“Natural Selection is about competition for resources and snowflakes are not alive — they don’t need it.” says Stuart Kauffmann

Copy (2) of alt19

Looking at simple forms like the snowflake, [Kauffmann] he noted that its “delicate sixfold symmetry tells us that order can arise without the benefit of natural selection”. Kauffman says natural selection is about competition for resources and snowflakes are not alive — they don’t need it.


sunflowers Copy (10) of b_snowflakes-on-blue Mandelbrot_Set-Zoom_in

See link below for more on fractals/maths in nature




“Declaration of Independence from Darwinism” an article based upon Suzan Mazur’s  x·posé  on what has become known as the Woodstock of biology – a gathering of scientists (the Altenberg 16) who met in 2009 to discuss a new way forward in evolutionary thinking – an alternative to Darwinism. Stuart Kauffman was one of the scientists attending as is the focus of this post.


Developmental biologist Stuart Kauffman is clearly one who thinks we must expand evolutionary theory. Kauffman, now head of the Biocomplexity and Informatics Institute at the University of Calgary, is known for his decades-long investigations into self-organization.

He’s been described by one evolutionary biologist as a “very creative man, try reading one of his books” who said in the next breath that “if he [Kauffman] really put an effort into understanding evolutionary biology — the basic theoretical framework that we have — I think he could have come a lot further”.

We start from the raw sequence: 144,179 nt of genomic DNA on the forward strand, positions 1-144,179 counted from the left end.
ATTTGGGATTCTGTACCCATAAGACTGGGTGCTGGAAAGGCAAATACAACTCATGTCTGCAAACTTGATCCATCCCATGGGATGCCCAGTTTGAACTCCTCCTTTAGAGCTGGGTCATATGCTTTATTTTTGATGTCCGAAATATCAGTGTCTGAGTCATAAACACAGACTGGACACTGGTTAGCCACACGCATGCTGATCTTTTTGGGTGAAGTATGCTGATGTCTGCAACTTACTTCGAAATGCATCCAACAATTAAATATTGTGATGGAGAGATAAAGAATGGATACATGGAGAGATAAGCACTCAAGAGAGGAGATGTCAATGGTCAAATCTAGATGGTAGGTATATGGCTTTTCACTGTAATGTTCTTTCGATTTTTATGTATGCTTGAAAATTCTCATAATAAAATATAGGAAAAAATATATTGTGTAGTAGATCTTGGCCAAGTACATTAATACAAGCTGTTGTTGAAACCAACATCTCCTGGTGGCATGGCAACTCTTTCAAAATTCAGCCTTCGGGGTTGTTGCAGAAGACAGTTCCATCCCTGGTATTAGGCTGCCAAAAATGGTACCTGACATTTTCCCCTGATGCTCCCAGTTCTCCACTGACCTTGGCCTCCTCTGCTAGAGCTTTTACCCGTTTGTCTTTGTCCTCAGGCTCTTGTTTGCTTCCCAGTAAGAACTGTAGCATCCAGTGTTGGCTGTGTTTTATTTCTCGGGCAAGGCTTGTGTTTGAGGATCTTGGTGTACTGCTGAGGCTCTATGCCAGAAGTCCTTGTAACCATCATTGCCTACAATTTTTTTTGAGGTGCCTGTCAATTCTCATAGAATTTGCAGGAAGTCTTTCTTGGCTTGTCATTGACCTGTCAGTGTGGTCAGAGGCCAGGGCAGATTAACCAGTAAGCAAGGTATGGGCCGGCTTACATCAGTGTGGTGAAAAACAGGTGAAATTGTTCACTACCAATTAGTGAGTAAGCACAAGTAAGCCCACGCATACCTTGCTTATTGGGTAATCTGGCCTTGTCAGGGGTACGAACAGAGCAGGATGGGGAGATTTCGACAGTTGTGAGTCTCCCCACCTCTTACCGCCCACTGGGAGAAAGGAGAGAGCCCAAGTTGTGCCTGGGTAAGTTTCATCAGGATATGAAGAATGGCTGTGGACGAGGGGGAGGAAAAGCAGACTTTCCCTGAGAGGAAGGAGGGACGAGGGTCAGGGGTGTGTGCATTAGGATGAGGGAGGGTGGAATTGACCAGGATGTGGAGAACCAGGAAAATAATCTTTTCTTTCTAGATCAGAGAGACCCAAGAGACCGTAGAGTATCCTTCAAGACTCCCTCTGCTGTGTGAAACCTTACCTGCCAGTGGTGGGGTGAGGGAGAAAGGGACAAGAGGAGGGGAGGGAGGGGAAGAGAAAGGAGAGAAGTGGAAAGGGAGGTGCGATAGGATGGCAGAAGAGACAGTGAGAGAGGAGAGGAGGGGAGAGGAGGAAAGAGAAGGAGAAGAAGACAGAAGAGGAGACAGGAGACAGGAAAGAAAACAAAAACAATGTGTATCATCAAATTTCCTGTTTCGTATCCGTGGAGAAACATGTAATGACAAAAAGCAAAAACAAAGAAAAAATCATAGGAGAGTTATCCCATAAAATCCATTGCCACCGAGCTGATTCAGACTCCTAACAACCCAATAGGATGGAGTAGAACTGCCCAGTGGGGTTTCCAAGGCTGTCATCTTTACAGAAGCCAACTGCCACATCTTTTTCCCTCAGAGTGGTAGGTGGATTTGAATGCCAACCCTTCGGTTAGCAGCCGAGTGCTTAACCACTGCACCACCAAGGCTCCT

Meanwhile, Kauffman’s had a breathtaking career, beginning as a medical doctor, honored as a MacArthur fellow (genius) and has worked with Nobel prize winner Murray Gell-Mann at the Santa Fe Institute where he first studied self-organization. Looking at simple forms like the snowflake, he noted that its “delicate sixfold symmetry tells us that order can arise without the benefit of natural selection”. Kauffman says natural selection is about competition for resources and snowflakes are not alive — they don’t need it.

But he reminded me in our phone conversation that Darwin doesn’t explain how life begins, “Darwin starts with life. He doesn’t get you to life.”

Thus the scramble at Altenberg for a new theory of evolution.


Below is the discription of Kauffman’s book on Amazon for anyone is interested. This post is related to another one I recently posted under the title of Turing Enigma: another alternative theory to Darwinism.

I hope you enjoy

Please pass on to anyone you think might be interested (share on Twitter/facebook), all the usual places and the topic is related to much I write about in my fourth book of the Darwin Delusion series: Book One by the same name is out now on Amazon and is cheaper than a cappucino Grande and less frothy.


Maria Brigit

check in again any time. Here is the Amazon description for Kauffmann’s book

At Home in the UniverseThe Search for the Laws of Self-Organization and Complexity

Front Cover
Oxford University Press, USA21 Nov 1996 – Fiction – 321 pages